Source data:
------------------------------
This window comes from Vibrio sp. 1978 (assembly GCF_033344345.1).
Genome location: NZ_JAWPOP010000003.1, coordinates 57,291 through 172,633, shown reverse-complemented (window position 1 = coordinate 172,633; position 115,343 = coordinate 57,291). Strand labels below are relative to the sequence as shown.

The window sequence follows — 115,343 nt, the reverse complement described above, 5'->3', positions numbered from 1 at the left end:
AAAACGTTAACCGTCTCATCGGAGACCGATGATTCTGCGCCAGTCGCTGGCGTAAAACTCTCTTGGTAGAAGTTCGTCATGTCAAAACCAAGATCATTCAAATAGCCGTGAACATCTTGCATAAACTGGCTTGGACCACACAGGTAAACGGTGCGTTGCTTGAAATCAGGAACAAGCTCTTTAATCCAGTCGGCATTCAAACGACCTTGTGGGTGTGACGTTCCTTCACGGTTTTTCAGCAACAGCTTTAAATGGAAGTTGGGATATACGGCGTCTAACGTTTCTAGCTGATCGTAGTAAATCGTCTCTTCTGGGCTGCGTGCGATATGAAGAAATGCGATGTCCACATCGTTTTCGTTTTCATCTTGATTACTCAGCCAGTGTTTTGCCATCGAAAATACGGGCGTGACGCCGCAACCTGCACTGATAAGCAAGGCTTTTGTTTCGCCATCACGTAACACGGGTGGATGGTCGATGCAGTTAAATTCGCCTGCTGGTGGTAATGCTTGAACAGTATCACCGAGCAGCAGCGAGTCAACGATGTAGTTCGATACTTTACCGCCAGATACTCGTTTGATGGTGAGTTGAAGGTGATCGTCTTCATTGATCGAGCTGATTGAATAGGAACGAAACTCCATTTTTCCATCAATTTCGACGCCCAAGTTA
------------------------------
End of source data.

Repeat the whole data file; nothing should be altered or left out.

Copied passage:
This window comes from Vibrio sp. 1978 (assembly GCF_033344345.1).
Genome location: NZ_JAWPOP010000003.1, coordinates 57,291 through 172,633, shown reverse-complemented (window position 1 = coordinate 172,633; position 115,343 = coordinate 57,291). Strand labels below are relative to the sequence as shown.

The window sequence follows — 115,343 nt, the reverse complement described above, 5'->3', positions numbered from 1 at the left end:
AAAACGTTAACCGTCTCATCGGAGACCGATGATTCTGCGCCAGTCGCTGGCGTAAAACTCTCTTGGTAGAAGTTCGTCATGTCAAAACCAAGATCATTCAAATAGCCGTGAACATCTTGCATAAACTGGCTTGGACCACACAGGTAAACGGTGCGTTGCTTGAAATCAGGAACAAGCTCTTTAATCCAGTCGGCATTCAAACGACCTTGTGGGTGTGACGTTCCTTCACGGTTTTTCAGCAACAGCTTTAAATGGAAGTTGGGATATACGGCGTCTAACGTTTCTAGCTGATCGTAGTAAATCGTCTCTTCTGGGCTGCGTGCGATATGAAGAAATGCGATGTCCACATCGTTTTCGTTTTCATCTTGATTACTCAGCCAGTGTTTTGCCATCGAAAATACGGGCGTGACGCCGCAACCTGCACTGATAAGCAAGGCTTTTGTTTCGCCATCACGTAACACGGGTGGATGGTCGATGCAGTTAAATTCGCCTGCTGGTGGTAATGCTTGAACAGTATCACCGAGCAGCAGCGAGTCAACGATGTAGTTCGATACTTTACCGCCAGATACTCGTTTGATGGTGAGTTGAAGGTGATCGTCTTCATTGATCGAGCTGATTGAATAGGAACGAAACTCCATTTTTCCATCAATTTCGACGCCCAAGTTA